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© 2019 HYNERIAN RECORDS

INVISIBLE ORANGES - "CITY OF STONE" REVIEW

"One incredible solo can only take you so far if the music underneath isn’t up to snuff, but Aesitas have nothing to worry about on that account. This first song from their upcoming full length debut returns some of djent’s techniques, its rhythmic logic and dynamic sensibilities, to their extreme metal roots. The band would feel at home next to many modern day Gorguts acolytes, but they groove much harder. By the time Hufnagel shows up, Aseitas have established a shuddering motif drummer Zack Rodrigues molds like silly putty. It’s both cosmic and corporal, a promising blend for their work to come."

NO CLEAN SINGING - "CITY OF STONE" REVIEW

"If you’re not already sitting down you probably should before you listen to this first song, because it has the kind of pulverizing punch and drive that can make one wobbly in the knees. Along with those thundering, syncopated, sometimes off-kilter grooves and jolting, pile-driving riffs, it’s a creepy piece of music, too. Eerie, dissonant guitar emanations combine with flurries of seething, twisted, and constricting note patterns and squalls of feedback in a way that becomes chilling (as well as interesting)."

HEAVY BLOG IS HEAVY - "ASEITAS" REVIEW

"More importantly, the band knows exactly when and how to incorporate melody into their compositions, accenting churning riffs and grooves with atmospheric chords and vaguely industrial soundscapes. It’s an eclectic mixture that leans toward a myriad of tangential genres while still remaining a wholly crushing death metal album."

ANGRY METAL GUY - "ASEITAS" REVIEW

"Despite experimental structures, Aseitas crawls through nearly an hour of music without ever sounding stale. The album is fresh and pulls from so many sources that you can entertain yourself for its length just trying to figure out where the band are getting their ideas from—not that you’d need to. But Aseitas is still an odd album that’s easier to connect with when you’re paying close attention to it. Its ambiguity is both its strength and the greatest barrier to enjoying the album, and its length will test listeners who don’t buy in to the band’s experimental interpretation of progressive death metal."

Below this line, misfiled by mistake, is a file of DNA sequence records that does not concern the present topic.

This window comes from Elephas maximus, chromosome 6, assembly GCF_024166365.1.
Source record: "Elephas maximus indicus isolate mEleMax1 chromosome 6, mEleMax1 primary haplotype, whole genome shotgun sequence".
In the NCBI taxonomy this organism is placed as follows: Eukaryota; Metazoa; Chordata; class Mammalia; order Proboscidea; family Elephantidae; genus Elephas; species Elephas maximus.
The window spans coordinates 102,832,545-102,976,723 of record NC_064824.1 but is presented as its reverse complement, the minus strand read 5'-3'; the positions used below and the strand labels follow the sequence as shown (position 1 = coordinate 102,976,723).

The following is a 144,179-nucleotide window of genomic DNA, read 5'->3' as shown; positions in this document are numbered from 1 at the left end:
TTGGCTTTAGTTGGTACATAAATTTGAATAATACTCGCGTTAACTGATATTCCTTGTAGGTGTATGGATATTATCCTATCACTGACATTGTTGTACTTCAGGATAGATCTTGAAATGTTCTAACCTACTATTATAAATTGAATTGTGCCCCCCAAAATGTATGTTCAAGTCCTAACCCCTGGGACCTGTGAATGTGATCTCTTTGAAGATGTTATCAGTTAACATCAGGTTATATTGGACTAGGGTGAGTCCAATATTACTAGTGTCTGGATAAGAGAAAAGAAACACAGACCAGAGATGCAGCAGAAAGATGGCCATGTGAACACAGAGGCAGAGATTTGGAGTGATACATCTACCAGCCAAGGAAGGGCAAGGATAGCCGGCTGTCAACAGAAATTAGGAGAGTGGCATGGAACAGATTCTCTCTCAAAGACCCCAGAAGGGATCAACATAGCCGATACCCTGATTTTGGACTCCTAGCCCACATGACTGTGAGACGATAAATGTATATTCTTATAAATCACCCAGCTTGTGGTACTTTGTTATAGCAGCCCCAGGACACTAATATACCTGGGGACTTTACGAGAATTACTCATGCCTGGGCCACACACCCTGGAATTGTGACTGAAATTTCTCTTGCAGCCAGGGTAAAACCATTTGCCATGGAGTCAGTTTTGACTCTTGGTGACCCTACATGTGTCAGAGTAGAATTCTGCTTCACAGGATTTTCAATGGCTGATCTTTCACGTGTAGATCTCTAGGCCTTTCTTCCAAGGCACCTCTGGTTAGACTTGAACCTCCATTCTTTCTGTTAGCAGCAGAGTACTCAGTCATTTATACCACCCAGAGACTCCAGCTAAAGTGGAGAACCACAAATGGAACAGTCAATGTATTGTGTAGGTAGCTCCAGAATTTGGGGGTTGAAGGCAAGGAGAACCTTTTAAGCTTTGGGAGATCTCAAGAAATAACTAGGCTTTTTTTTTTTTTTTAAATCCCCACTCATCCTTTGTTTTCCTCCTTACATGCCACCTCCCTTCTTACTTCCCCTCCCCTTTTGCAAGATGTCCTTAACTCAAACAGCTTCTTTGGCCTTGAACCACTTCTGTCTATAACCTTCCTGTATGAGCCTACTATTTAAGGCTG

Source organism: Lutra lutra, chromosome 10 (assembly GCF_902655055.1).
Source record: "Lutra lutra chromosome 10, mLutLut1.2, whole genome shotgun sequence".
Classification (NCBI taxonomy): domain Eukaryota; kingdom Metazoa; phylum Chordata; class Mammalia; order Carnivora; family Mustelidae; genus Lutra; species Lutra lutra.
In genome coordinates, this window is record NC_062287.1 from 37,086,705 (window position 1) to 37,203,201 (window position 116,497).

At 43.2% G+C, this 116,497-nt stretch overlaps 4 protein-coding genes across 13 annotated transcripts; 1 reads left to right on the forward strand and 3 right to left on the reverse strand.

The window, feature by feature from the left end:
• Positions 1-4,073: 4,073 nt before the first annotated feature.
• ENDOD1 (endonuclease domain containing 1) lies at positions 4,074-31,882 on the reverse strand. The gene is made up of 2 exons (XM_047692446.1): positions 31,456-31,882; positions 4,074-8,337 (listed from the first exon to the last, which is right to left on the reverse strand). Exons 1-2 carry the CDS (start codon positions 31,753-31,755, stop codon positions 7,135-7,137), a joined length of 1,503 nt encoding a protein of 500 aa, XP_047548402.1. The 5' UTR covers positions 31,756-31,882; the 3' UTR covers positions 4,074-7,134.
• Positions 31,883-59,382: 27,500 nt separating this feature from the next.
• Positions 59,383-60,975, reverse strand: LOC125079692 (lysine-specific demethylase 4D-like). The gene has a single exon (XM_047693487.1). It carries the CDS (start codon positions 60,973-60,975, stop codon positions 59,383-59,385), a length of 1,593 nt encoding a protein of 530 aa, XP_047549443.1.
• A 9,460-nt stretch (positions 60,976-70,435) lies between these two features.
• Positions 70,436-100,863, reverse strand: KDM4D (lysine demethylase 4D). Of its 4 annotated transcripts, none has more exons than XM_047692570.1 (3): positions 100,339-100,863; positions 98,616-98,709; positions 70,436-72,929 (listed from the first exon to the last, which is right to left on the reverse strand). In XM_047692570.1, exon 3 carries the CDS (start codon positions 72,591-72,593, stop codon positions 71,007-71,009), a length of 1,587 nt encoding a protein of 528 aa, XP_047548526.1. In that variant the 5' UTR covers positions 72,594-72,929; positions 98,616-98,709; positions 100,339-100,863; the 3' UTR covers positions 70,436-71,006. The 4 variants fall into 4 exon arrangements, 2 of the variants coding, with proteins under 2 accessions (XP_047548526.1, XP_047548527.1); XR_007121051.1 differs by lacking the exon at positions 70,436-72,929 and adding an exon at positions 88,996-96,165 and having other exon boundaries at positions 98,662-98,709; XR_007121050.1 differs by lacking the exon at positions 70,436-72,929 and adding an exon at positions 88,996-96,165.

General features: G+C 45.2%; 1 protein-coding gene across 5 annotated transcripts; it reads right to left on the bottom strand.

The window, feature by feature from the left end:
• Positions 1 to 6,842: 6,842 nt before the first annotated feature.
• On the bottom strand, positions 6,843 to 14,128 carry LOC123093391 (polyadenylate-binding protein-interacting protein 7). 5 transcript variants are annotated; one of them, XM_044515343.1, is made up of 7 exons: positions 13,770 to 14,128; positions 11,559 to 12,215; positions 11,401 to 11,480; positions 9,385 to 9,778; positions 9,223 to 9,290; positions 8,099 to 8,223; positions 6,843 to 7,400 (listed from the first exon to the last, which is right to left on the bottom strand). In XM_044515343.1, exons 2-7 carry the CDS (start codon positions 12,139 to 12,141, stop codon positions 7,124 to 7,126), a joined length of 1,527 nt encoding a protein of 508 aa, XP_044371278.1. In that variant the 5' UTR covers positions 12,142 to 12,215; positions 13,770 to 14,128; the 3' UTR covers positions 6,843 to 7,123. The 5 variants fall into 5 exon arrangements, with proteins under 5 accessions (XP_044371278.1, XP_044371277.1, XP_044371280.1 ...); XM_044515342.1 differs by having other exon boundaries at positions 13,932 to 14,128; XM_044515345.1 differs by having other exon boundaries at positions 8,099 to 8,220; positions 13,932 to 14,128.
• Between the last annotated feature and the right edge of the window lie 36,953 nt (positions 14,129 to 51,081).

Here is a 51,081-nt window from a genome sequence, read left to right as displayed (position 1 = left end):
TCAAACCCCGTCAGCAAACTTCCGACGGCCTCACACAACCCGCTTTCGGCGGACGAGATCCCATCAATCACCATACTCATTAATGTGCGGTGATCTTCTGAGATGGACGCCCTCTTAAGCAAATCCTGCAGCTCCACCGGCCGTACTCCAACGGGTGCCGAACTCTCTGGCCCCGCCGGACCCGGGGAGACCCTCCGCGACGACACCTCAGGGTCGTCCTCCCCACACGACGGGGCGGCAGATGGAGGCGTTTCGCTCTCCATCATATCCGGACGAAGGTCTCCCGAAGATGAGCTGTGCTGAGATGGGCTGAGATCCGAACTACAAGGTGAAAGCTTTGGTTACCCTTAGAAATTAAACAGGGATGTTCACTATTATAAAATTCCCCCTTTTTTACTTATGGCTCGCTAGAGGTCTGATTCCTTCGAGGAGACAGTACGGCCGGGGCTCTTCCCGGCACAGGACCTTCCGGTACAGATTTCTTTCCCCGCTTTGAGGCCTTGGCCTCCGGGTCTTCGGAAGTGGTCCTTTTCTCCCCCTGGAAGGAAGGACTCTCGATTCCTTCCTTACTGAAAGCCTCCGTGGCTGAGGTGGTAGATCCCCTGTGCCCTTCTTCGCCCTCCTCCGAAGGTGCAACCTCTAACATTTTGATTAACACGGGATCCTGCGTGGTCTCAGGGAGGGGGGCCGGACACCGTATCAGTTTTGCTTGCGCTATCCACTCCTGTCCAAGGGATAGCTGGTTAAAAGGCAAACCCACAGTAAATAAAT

CAN THIS EVEN BE CALLED MUSIC - "ASEITAS" REVIEW

"The result is an engrossing album that’s a pleasure to listen through. The riffs are weighty and almost always include a little detail that makes them stand out; be it some triplets, an accentuated odd beat, a rhythmic modulation, or some combination of the above. One of the highlights of the album is Zack Rodrigues’ drums, they are often the ones bringing small details of interest, and they are consistently on point throughout Aseitas."

CADAVER GARDEN - "ASEITAS" REVIEW

"This release isn’t one to be taken lightly and upon pressing play you can understand why. Like billowing clouds of death, each track oozes from your speakers gracing you with a sound of madness and depravity. No matter whether you come across an instrumental-which there are a pair of-or whether you come face to face with ever oppressive and ever blasphemous tracks filled with throat tearing screams, ever shifting riffs and pummeling drumming, you can be sure that your bones will start to crumble. Aseitas offer up a sound that is jarring and spine rattling, and yet as punishing as it is you keep on coming back for more."

M.I.R.P - "CITY OF STONE" REVIEW

"Composed with quick shots of unexpected notes, followed by surprise downturns, “City of Stone” is beautifully composed.  Pummeling drums, mature guitaring, authentic vocals, and solid bass lines, this single has moments of technical death, progressive, melodic, black, and doom metal all rolled into one. As you listen, you can visualize a story through the soundtrack that “City of Stone” provides.  It has great buildups and dramatic downturns, interspersed with heavy grooves, and appropriately placed breakdowns.  “City of Stone” is a masterpiece."

METAL & COFFEE - "CITY OF STONE" REVIEW

"‘City of Stone’ features clever post-metal technicalities (reminiscent of Cult of Luna) along with the vocal ruggedness that death metal fans are sure to love."

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